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Experts warn of trick to bypass IE security
- — 17 January, 2005 08:37
A computer security researcher and an antivirus company are warning Microsoft customers about an unpatched hole in the company's Internet Explorer Web browser that could allow a remote attacker to bypass security warnings and download malicious content onto vulnerable systems.
The warnings came after the hole was identified on the Bugtraq Internet security discussion list by someone using the name "Rafel Ivgi." The hole affects Internet Explorer (IE) version 6.0.0, including the version released with Windows XP Service Pack 2 (SP2). The vulnerability allows malicious attackers to bypass warnings designed to inform users when a file is being passed to their computer using a specially-crafted HTML (Hypertext Markup Language) Web document.
Microsoft reacted strongly to the warnings Friday, saying that the Bugtraq notice made false claims about Internet Explorer in Windows XP SP2, and claiming that the download blocking feature in that version of the browser is working as designed.
"Microsoft is disappointed that an independent security researcher has posted a false claim on several newsgroups alleging that the automatic blocking feature of Internet Explorer in Windows XP SP2 (also referred to as the Information Bar) fails to function properly. These postings are inaccurate and misleading to customers," the company said in a statement.
Security software company Symantec issued a vulnerability alert about the hole Friday and cited Ivgi, which also provided code proving that the hole existed.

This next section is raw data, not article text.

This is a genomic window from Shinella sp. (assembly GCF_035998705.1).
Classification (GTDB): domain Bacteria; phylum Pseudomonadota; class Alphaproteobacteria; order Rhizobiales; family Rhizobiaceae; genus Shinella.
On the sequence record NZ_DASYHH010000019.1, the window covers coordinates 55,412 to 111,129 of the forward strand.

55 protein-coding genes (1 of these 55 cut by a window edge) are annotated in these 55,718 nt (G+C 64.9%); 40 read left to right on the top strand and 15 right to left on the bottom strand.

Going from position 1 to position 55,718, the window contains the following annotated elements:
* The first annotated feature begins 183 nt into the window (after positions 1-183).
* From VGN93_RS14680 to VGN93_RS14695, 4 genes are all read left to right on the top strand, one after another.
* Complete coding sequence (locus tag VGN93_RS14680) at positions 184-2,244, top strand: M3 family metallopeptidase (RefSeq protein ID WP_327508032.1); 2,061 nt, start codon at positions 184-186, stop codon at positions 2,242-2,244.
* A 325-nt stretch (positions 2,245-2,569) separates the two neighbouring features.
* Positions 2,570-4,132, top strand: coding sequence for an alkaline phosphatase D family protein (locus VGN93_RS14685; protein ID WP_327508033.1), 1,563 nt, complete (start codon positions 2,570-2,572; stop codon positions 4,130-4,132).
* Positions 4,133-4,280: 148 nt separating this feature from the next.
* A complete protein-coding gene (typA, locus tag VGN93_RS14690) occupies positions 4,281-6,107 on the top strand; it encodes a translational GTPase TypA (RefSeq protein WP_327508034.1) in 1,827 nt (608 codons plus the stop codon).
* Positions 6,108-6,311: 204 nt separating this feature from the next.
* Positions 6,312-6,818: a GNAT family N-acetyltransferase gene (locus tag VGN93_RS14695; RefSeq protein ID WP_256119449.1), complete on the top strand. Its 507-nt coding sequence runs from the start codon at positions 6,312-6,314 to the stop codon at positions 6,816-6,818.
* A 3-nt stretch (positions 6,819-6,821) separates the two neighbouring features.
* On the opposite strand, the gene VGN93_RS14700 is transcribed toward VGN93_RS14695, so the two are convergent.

According to the Bugtraq message and Symantec alert, an IE feature designed to catch references to file downloads does not detect a particular HTML event, known as "onclick," when it is combined with the common HTMLtag, which designates the beginning and ending of the main part of a Web page.
Malicious Internet users could use the onclick event in combination with another function called "createElement" to create an IFRAME, or "inline frame," which is an HTML element that allows external objects to be inserted into another HTML document. Attackers could link the IFRAME to a malicious Web page that downloaded a malicious file to the user's computer when the page was clicked on, without generating a warning in the Information bar, Symantec said.
There is no patch available for the new hole, and no specific exploit code is required to take advantage of the hole, Symantec said.
According to Microsoft, the issue described in the Bugtraq alert is not a security problem. In fact, Internet Explorer for Windows XP SP2 does display a security warning in the scenario described in the warning: a dialog box instead of the information bar. "And that is what it is supposed to do," said Kevin Kean, director of the Microsoft Security Response Center.
"We have examined the proof of concept code that he included and analyzed that. Internet Explorer does what we would expect it to do, it brings up the dialog box for the download, there is no vulnerability," Kean said.
IE users are advised to avoid links provided by unknown or untrusted sources, to keep from being lured to a malicious Web site. IE users can also configure the browser to disable the execution of script code and active content, though doing so could have adverse effects on the way IE functions, Symantec said.
The news comes just three days after Microsoft issued software patches for several serious Windows security holes and released a new tool that lets users remove malicious software from their PCs, and amid increasing competition in the Web browser market from the Mozilla Foundation's Firefox browser.
On Tuesday, the software company published security bulletins and patches for two critical holes, one in the Windows HTML Help system and the other in Windows code that handles cursor, animated cursor and icon formats.(See: http://www.microsoft.com/technet/security/bulletin/MS05-001.mspx and http://www.microsoft.com/technet/security/bulletin/MS05-002.mspx.)
(Joris Evers in San Francisco contributed to this story.)